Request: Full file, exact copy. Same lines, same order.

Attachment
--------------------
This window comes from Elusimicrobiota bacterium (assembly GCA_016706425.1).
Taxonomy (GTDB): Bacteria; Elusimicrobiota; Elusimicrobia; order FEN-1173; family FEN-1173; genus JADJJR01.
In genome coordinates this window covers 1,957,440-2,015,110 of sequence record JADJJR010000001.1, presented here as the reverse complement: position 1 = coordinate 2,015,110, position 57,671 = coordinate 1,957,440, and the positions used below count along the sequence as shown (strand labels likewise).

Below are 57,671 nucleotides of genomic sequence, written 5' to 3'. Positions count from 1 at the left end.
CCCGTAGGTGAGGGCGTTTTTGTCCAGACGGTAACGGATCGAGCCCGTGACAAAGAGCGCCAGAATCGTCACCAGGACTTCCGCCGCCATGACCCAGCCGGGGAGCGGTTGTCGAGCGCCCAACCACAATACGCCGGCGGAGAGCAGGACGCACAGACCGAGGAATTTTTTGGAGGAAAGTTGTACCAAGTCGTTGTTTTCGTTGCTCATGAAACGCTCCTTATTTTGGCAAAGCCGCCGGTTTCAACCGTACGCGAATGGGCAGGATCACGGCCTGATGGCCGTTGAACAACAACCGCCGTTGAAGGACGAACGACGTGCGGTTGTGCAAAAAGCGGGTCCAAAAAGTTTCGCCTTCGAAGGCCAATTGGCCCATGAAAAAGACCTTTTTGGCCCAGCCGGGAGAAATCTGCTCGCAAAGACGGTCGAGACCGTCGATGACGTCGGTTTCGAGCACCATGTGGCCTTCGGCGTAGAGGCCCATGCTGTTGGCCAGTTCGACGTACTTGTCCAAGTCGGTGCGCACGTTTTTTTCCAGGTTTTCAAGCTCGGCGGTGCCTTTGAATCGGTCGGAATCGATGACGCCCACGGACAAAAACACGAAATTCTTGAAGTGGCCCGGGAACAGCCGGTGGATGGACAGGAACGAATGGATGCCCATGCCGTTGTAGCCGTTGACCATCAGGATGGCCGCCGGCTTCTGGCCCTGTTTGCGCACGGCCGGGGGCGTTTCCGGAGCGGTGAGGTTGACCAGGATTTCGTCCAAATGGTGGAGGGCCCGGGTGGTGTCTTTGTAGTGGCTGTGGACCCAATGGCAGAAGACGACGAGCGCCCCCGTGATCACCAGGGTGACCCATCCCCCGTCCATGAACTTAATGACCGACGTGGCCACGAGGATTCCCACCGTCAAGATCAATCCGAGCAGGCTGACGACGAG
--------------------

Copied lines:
This window comes from Elusimicrobiota bacterium (assembly GCA_016706425.1).
Taxonomy (GTDB): Bacteria; Elusimicrobiota; Elusimicrobia; order FEN-1173; family FEN-1173; genus JADJJR01.
In genome coordinates this window covers 1,957,440-2,015,110 of sequence record JADJJR010000001.1, presented here as the reverse complement: position 1 = coordinate 2,015,110, position 57,671 = coordinate 1,957,440, and the positions used below count along the sequence as shown (strand labels likewise).

Below are 57,671 nucleotides of genomic sequence, written 5' to 3'. Positions count from 1 at the left end.
CCCGTAGGTGAGGGCGTTTTTGTCCAGACGGTAACGGATCGAGCCCGTGACAAAGAGCGCCAGAATCGTCACCAGGACTTCCGCCGCCATGACCCAGCCGGGGAGCGGTTGTCGAGCGCCCAACCACAATACGCCGGCGGAGAGCAGGACGCACAGACCGAGGAATTTTTTGGAGGAAAGTTGTACCAAGTCGTTGTTTTCGTTGCTCATGAAACGCTCCTTATTTTGGCAAAGCCGCCGGTTTCAACCGTACGCGAATGGGCAGGATCACGGCCTGATGGCCGTTGAACAACAACCGCCGTTGAAGGACGAACGACGTGCGGTTGTGCAAAAAGCGGGTCCAAAAAGTTTCGCCTTCGAAGGCCAATTGGCCCATGAAAAAGACCTTTTTGGCCCAGCCGGGAGAAATCTGCTCGCAAAGACGGTCGAGACCGTCGATGACGTCGGTTTCGAGCACCATGTGGCCTTCGGCGTAGAGGCCCATGCTGTTGGCCAGTTCGACGTACTTGTCCAAGTCGGTGCGCACGTTTTTTTCCAGGTTTTCAAGCTCGGCGGTGCCTTTGAATCGGTCGGAATCGATGACGCCCACGGACAAAAACACGAAATTCTTGAAGTGGCCCGGGAACAGCCGGTGGATGGACAGGAACGAATGGATGCCCATGCCGTTGTAGCCGTTGACCATCAGGATGGCCGCCGGCTTCTGGCCCTGTTTGCGCACGGCCGGGGGCGTTTCCGGAGCGGTGAGGTTGACCAGGATTTCGTCCAAATGGTGGAGGGCCCGGGTGGTGTCTTTGTAGTGGCTGTGGACCCAATGGCAGAAGACGACGAGCGCCCCCGTGATCACCAGGGTGACCCATCCCCCGTCCATGAACTTAATGACCGACGTGGCCACGAGGATTCCCACCGTCAAGATCAATCCGAGCAGGCTGACGACGAG